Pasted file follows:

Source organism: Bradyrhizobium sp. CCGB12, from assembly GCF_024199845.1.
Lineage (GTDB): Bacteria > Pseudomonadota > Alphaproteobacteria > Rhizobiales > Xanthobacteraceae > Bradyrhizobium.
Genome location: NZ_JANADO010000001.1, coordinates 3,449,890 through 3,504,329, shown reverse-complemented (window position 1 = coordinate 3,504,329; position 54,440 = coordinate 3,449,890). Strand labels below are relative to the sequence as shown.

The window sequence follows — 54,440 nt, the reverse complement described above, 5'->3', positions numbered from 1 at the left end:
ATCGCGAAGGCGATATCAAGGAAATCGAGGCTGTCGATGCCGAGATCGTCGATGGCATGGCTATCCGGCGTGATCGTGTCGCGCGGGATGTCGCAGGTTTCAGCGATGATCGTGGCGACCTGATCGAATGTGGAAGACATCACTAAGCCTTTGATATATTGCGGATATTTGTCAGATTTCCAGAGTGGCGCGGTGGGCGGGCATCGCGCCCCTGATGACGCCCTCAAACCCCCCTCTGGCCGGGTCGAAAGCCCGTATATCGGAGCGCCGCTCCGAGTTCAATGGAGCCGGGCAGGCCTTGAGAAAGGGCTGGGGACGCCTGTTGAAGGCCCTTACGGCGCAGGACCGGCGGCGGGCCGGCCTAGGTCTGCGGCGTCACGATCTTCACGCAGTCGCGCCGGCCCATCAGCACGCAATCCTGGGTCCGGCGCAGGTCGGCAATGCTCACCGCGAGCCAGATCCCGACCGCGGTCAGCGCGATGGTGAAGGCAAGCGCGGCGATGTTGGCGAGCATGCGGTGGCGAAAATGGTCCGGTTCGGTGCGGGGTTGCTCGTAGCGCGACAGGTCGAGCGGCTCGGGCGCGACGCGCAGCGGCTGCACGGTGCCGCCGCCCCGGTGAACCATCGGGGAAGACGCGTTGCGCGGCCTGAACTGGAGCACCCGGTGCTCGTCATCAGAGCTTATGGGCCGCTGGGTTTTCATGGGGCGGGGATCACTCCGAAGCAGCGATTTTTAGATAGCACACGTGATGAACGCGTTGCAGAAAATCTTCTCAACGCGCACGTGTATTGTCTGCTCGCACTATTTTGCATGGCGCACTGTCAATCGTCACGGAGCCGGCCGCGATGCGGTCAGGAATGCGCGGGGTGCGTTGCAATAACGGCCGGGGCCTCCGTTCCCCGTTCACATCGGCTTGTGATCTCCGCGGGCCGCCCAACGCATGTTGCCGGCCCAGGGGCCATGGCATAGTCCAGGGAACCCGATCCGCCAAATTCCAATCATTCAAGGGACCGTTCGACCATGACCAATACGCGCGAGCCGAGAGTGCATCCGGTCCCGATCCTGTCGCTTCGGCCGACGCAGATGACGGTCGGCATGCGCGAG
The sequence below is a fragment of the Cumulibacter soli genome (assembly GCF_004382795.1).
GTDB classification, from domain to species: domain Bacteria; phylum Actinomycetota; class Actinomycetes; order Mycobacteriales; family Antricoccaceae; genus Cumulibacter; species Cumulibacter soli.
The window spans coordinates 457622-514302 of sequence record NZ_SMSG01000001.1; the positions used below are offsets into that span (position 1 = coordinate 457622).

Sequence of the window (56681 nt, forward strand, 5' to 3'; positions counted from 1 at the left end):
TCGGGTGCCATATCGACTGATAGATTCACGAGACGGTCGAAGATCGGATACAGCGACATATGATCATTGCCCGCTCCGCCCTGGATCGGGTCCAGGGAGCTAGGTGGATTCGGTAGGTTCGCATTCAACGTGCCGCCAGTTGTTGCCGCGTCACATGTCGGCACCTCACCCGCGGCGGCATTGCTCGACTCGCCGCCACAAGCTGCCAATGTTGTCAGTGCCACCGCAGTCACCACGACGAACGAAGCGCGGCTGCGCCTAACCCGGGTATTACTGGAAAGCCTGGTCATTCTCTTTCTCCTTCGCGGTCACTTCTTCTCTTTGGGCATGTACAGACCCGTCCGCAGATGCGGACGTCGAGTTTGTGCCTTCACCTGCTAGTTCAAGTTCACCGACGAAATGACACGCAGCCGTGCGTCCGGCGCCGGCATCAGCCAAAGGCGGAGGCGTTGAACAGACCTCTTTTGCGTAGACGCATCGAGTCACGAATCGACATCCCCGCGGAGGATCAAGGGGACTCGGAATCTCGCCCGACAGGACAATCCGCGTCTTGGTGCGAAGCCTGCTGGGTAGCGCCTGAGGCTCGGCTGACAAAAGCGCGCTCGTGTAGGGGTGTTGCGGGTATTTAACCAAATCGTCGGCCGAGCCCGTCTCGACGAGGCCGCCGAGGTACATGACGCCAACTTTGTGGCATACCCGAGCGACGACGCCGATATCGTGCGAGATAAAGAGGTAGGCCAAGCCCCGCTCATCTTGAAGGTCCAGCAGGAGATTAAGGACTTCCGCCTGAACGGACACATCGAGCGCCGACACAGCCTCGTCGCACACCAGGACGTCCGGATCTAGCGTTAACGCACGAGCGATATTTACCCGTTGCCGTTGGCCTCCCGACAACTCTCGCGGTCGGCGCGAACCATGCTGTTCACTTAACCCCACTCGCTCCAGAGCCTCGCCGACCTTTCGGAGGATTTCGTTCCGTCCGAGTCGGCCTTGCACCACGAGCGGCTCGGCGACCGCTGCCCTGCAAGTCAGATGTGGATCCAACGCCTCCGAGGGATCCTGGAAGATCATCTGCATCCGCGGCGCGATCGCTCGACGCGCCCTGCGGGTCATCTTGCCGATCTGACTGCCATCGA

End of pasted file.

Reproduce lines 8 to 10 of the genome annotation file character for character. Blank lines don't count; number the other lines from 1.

The window spans coordinates 457622-514302 of sequence record NZ_SMSG01000001.1; the positions used below are offsets into that span (position 1 = coordinate 457622).

Sequence of the window (56681 nt, forward strand, 5' to 3'; positions counted from 1 at the left end):
TCGGGTGCCATATCGACTGATAGATTCACGAGACGGTCGAAGATCGGATACAGCGACATATGATCATTGCCCGCTCCGCCCTGGATCGGGTCCAGGGAGCTAGGTGGATTCGGTAGGTTCGCATTCAACGTGCCGCCAGTTGTTGCCGCGTCACATGTCGGCACCTCACCCGCGGCGGCATTGCTCGACTCGCCGCCACAAGCTGCCAATGTTGTCAGTGCCACCGCAGTCACCACGACGAACGAAGCGCGGCTGCGCCTAACCCGGGTATTACTGGAAAGCCTGGTCATTCTCTTTCTCCTTCGCGGTCACTTCTTCTCTTTGGGCATGTACAGACCCGTCCGCAGATGCGGACGTCGAGTTTGTGCCTTCACCTGCTAGTTCAAGTTCACCGACGAAATGACACGCAGCCGTGCGTCCGGCGCCGGCATCAGCCAAAGGCGGAGGCGTTGAACAGACCTCTTTTGCGTAGACGCATCGAGTCACGAATCGACATCCCCGCGGAGGATCAAGGGGACTCGGAATCTCGCCCGACAGGACAATCCGCGTCTTGGTGCGAAGCCTGCTGGGTAGCGCCTGAGGCTCGGCTGACAAAAGCGCGCTCGTGTAGGGGTGTTGCGGGTATTTAACCAAATCGTCGGCCGAGCCCGTCTCGACGAGGCCGCCGAGGTACATGACGCCAACTTTGTGGCATACCCGAGCGACGACGCCGATATCGTGCGAGATAAAGAGGTAGGCCAAGCCCCGCTCATCTTGAAGGTCCAGCAGGAGATTAAGGACTTCCGCCTGAACGGACACATCGAGCGCCGACACAGCCTCGTCGCACACCAGGACGTCCGGATCTAGCGTTAACGCACGAGCGATATTTACCCGTTGCCGTTGGCCTCCCGACAACTCTCGCGGTCGGCGCGAACCATGCTGTTCACTTAACCCCACTCGCTCCAGAGCCTCGCCGACCTTTCGGAGGATTTCGTTCCGTCCGAGTCGGCCTTGCACCACGAGCGGCTCGGCGACCGCTGCCCTGCAAGTCAGATGTGGATCCAACGCCTCCGAGGGATCCTGGAAGATCATCTGCATCCGCGGCGCGATCGCTCGACGCGCCCTGCGGGTCATCTTGCCGATCTGACTGCCATCGA